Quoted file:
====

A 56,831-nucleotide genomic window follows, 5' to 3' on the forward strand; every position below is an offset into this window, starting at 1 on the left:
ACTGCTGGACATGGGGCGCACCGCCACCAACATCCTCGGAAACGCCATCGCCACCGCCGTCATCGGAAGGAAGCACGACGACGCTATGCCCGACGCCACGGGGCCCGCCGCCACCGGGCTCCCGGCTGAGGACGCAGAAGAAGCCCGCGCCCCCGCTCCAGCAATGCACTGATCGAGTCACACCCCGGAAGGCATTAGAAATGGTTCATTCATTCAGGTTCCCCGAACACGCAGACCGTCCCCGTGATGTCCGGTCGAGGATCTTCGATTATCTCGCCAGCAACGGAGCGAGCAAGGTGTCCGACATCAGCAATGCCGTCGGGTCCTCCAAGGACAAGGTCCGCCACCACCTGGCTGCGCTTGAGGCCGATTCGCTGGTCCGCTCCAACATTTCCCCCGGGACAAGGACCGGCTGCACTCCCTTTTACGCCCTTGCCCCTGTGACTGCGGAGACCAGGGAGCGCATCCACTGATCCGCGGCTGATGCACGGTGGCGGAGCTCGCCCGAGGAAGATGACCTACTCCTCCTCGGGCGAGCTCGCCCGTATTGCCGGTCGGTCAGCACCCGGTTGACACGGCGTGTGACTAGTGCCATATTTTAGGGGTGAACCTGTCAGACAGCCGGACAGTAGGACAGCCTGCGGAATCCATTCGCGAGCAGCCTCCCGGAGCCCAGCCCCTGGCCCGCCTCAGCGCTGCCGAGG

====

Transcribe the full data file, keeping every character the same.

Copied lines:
A 56,831-nucleotide genomic window follows, 5' to 3' on the forward strand; every position below is an offset into this window, starting at 1 on the left:
ACTGCTGGACATGGGGCGCACCGCCACCAACATCCTCGGAAACGCCATCGCCACCGCCGTCATCGGAAGGAAGCACGACGACGCTATGCCCGACGCCACGGGGCCCGCCGCCACCGGGCTCCCGGCTGAGGACGCAGAAGAAGCCCGCGCCCCCGCTCCAGCAATGCACTGATCGAGTCACACCCCGGAAGGCATTAGAAATGGTTCATTCATTCAGGTTCCCCGAACACGCAGACCGTCCCCGTGATGTCCGGTCGAGGATCTTCGATTATCTCGCCAGCAACGGAGCGAGCAAGGTGTCCGACATCAGCAATGCCGTCGGGTCCTCCAAGGACAAGGTCCGCCACCACCTGGCTGCGCTTGAGGCCGATTCGCTGGTCCGCTCCAACATTTCCCCCGGGACAAGGACCGGCTGCACTCCCTTTTACGCCCTTGCCCCTGTGACTGCGGAGACCAGGGAGCGCATCCACTGATCCGCGGCTGATGCACGGTGGCGGAGCTCGCCCGAGGAAGATGACCTACTCCTCCTCGGGCGAGCTCGCCCGTATTGCCGGTCGGTCAGCACCCGGTTGACACGGCGTGTGACTAGTGCCATATTTTAGGGGTGAACCTGTCAGACAGCCGGACAGTAGGACAGCCTGCGGAATCCATTCGCGAGCAGCCTCCCGGAGCCCAGCCCCTGGCCCGCCTCAGCGCTGCCGAGG